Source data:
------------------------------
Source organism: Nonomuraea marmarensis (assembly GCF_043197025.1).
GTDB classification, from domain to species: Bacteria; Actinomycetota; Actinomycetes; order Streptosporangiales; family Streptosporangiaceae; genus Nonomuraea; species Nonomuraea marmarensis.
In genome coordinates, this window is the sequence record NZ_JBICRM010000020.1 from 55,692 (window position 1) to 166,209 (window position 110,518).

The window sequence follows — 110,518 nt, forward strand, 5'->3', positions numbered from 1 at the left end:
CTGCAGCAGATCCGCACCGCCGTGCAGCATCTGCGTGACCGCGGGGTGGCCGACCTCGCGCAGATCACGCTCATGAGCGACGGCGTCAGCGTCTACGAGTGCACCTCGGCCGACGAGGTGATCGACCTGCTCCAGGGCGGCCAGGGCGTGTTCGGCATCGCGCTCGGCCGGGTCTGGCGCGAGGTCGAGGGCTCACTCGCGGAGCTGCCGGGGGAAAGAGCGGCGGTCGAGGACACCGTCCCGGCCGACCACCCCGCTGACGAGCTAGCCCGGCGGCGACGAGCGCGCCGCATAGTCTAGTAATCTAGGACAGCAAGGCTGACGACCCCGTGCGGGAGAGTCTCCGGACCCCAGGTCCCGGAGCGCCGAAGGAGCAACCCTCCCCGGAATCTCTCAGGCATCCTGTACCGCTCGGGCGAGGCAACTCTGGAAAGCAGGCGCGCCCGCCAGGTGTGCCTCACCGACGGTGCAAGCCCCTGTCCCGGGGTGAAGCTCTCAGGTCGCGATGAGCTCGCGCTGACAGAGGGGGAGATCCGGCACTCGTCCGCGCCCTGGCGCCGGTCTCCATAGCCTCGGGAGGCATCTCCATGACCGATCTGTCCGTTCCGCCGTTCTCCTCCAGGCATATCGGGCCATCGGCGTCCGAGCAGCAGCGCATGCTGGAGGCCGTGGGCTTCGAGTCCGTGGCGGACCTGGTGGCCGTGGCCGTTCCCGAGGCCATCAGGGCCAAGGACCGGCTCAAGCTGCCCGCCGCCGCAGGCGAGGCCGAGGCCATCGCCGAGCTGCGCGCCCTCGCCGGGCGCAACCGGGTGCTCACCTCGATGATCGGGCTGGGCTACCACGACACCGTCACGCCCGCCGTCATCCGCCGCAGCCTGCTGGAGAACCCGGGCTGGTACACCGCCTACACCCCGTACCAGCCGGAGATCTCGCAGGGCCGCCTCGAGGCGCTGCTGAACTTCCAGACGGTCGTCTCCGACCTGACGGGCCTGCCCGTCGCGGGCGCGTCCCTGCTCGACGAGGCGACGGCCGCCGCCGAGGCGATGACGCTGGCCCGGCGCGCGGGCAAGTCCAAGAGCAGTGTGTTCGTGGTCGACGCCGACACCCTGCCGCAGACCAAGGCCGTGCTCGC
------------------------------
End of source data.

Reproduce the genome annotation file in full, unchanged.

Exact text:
Source organism: Nonomuraea marmarensis (assembly GCF_043197025.1).
GTDB classification, from domain to species: Bacteria; Actinomycetota; Actinomycetes; order Streptosporangiales; family Streptosporangiaceae; genus Nonomuraea; species Nonomuraea marmarensis.
In genome coordinates, this window is the sequence record NZ_JBICRM010000020.1 from 55,692 (window position 1) to 166,209 (window position 110,518).

The window sequence follows — 110,518 nt, forward strand, 5'->3', positions numbered from 1 at the left end:
CTGCAGCAGATCCGCACCGCCGTGCAGCATCTGCGTGACCGCGGGGTGGCCGACCTCGCGCAGATCACGCTCATGAGCGACGGCGTCAGCGTCTACGAGTGCACCTCGGCCGACGAGGTGATCGACCTGCTCCAGGGCGGCCAGGGCGTGTTCGGCATCGCGCTCGGCCGGGTCTGGCGCGAGGTCGAGGGCTCACTCGCGGAGCTGCCGGGGGAAAGAGCGGCGGTCGAGGACACCGTCCCGGCCGACCACCCCGCTGACGAGCTAGCCCGGCGGCGACGAGCGCGCCGCATAGTCTAGTAATCTAGGACAGCAAGGCTGACGACCCCGTGCGGGAGAGTCTCCGGACCCCAGGTCCCGGAGCGCCGAAGGAGCAACCCTCCCCGGAATCTCTCAGGCATCCTGTACCGCTCGGGCGAGGCAACTCTGGAAAGCAGGCGCGCCCGCCAGGTGTGCCTCACCGACGGTGCAAGCCCCTGTCCCGGGGTGAAGCTCTCAGGTCGCGATGAGCTCGCGCTGACAGAGGGGGAGATCCGGCACTCGTCCGCGCCCTGGCGCCGGTCTCCATAGCCTCGGGAGGCATCTCCATGACCGATCTGTCCGTTCCGCCGTTCTCCTCCAGGCATATCGGGCCATCGGCGTCCGAGCAGCAGCGCATGCTGGAGGCCGTGGGCTTCGAGTCCGTGGCGGACCTGGTGGCCGTGGCCGTTCCCGAGGCCATCAGGGCCAAGGACCGGCTCAAGCTGCCCGCCGCCGCAGGCGAGGCCGAGGCCATCGCCGAGCTGCGCGCCCTCGCCGGGCGCAACCGGGTGCTCACCTCGATGATCGGGCTGGGCTACCACGACACCGTCACGCCCGCCGTCATCCGCCGCAGCCTGCTGGAGAACCCGGGCTGGTACACCGCCTACACCCCGTACCAGCCGGAGATCTCGCAGGGCCGCCTCGAGGCGCTGCTGAACTTCCAGACGGTCGTCTCCGACCTGACGGGCCTGCCCGTCGCGGGCGCGTCCCTGCTCGACGAGGCGACGGCCGCCGCCGAGGCGATGACGCTGGCCCGGCGCGCGGGCAAGTCCAAGAGCAGTGTGTTCGTGGTCGACGCCGACACCCTGCCGCAGACCAAGGCCGTGCTCGC